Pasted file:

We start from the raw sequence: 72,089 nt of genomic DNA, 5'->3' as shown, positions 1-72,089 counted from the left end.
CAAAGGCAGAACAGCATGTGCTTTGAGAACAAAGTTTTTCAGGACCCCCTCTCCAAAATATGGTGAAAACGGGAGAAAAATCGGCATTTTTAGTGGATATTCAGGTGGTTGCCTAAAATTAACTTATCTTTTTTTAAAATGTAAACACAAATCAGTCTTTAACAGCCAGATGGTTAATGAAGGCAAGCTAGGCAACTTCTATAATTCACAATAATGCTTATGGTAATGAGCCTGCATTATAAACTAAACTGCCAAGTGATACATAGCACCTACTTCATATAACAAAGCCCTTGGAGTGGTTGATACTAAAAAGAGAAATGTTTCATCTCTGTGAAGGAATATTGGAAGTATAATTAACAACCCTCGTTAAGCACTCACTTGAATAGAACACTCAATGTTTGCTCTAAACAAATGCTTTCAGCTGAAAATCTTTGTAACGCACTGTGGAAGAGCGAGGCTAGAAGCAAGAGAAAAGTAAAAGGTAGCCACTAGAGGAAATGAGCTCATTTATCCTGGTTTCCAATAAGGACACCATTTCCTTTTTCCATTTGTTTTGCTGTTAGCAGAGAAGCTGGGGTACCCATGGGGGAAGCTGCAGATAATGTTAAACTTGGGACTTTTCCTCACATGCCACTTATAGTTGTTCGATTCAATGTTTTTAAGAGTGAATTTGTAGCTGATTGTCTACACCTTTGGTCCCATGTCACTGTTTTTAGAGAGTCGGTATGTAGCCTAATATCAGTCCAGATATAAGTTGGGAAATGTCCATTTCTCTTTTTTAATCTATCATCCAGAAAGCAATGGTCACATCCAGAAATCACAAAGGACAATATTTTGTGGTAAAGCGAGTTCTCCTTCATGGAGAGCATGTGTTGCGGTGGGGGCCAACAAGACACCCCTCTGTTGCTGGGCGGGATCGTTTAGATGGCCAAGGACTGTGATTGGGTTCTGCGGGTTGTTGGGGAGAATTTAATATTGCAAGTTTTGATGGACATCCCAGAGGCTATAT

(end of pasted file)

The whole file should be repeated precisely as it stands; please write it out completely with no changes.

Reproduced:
We start from the raw sequence: 72,089 nt of genomic DNA, 5'->3' as shown, positions 1-72,089 counted from the left end.
CAAAGGCAGAACAGCATGTGCTTTGAGAACAAAGTTTTTCAGGACCCCCTCTCCAAAATATGGTGAAAACGGGAGAAAAATCGGCATTTTTAGTGGATATTCAGGTGGTTGCCTAAAATTAACTTATCTTTTTTTAAAATGTAAACACAAATCAGTCTTTAACAGCCAGATGGTTAATGAAGGCAAGCTAGGCAACTTCTATAATTCACAATAATGCTTATGGTAATGAGCCTGCATTATAAACTAAACTGCCAAGTGATACATAGCACCTACTTCATATAACAAAGCCCTTGGAGTGGTTGATACTAAAAAGAGAAATGTTTCATCTCTGTGAAGGAATATTGGAAGTATAATTAACAACCCTCGTTAAGCACTCACTTGAATAGAACACTCAATGTTTGCTCTAAACAAATGCTTTCAGCTGAAAATCTTTGTAACGCACTGTGGAAGAGCGAGGCTAGAAGCAAGAGAAAAGTAAAAGGTAGCCACTAGAGGAAATGAGCTCATTTATCCTGGTTTCCAATAAGGACACCATTTCCTTTTTCCATTTGTTTTGCTGTTAGCAGAGAAGCTGGGGTACCCATGGGGGAAGCTGCAGATAATGTTAAACTTGGGACTTTTCCTCACATGCCACTTATAGTTGTTCGATTCAATGTTTTTAAGAGTGAATTTGTAGCTGATTGTCTACACCTTTGGTCCCATGTCACTGTTTTTAGAGAGTCGGTATGTAGCCTAATATCAGTCCAGATATAAGTTGGGAAATGTCCATTTCTCTTTTTTAATCTATCATCCAGAAAGCAATGGTCACATCCAGAAATCACAAAGGACAATATTTTGTGGTAAAGCGAGTTCTCCTTCATGGAGAGCATGTGTTGCGGTGGGGGCCAACAAGACACCCCTCTGTTGCTGGGCGGGATCGTTTAGATGGCCAAGGACTGTGATTGGGTTCTGCGGGTTGTTGGGGAGAATTTAATATTGCAAGTTTTGATGGACATCCCAGAGGCTATAT